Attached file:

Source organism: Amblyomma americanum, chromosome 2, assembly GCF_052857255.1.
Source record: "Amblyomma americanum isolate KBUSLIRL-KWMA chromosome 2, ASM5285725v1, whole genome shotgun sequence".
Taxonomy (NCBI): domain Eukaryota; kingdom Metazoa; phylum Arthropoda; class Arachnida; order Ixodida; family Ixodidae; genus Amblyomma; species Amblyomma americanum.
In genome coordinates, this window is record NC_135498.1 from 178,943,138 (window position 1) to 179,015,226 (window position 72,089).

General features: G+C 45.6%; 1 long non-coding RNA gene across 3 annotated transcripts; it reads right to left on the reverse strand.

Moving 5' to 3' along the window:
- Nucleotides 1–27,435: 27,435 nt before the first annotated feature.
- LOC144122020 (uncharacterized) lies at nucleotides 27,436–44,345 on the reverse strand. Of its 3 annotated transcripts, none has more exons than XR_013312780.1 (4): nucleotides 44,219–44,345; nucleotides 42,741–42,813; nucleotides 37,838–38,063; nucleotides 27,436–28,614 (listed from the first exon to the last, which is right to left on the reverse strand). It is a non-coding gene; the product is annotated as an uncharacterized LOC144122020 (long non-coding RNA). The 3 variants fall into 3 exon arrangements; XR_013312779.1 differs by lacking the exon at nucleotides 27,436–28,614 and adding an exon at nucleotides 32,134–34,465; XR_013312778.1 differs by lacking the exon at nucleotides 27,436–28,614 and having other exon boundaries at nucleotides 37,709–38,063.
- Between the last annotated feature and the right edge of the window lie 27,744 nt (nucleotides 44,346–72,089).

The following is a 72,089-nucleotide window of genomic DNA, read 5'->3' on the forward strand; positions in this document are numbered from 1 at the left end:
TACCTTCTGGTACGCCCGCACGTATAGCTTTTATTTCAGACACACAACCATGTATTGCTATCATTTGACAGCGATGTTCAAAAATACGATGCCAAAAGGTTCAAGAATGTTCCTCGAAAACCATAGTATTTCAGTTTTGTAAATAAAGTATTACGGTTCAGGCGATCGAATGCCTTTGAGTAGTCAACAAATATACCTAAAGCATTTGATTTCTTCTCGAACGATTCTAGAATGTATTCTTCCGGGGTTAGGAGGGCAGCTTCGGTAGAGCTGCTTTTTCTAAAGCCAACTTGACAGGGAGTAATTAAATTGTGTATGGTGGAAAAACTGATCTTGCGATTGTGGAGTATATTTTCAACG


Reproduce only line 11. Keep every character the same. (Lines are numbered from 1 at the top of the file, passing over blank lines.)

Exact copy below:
TACCTTCTGGTACGCCCGCACGTATAGCTTTTATTTCAGACACACAACCATGTATTGCTATCATTTGACAGCGATGTTCAAAAATACGATGCCAAAAGGTTCAAGAATGTTCCTCGAAAACCATAGTATTTCAGTTTTGTAAATAAAGTATTACGGTTCAGGCGATCGAATGCCTTTGAGTAGTCAACAAATATACCTAAAGCATTTGATTTCTTCTCGAACGATTCTAGAATGTATTCTTCCGGGGTTAGGAGGGCAGCTTCGGTAGAGCTGCTTTTTCTAAAGCCAACTTGACAGGGAGTAATTAAATTGTGTATGGTGGAAAAACTGATCTTGCGATTGTGGAGTATATTTTCAACG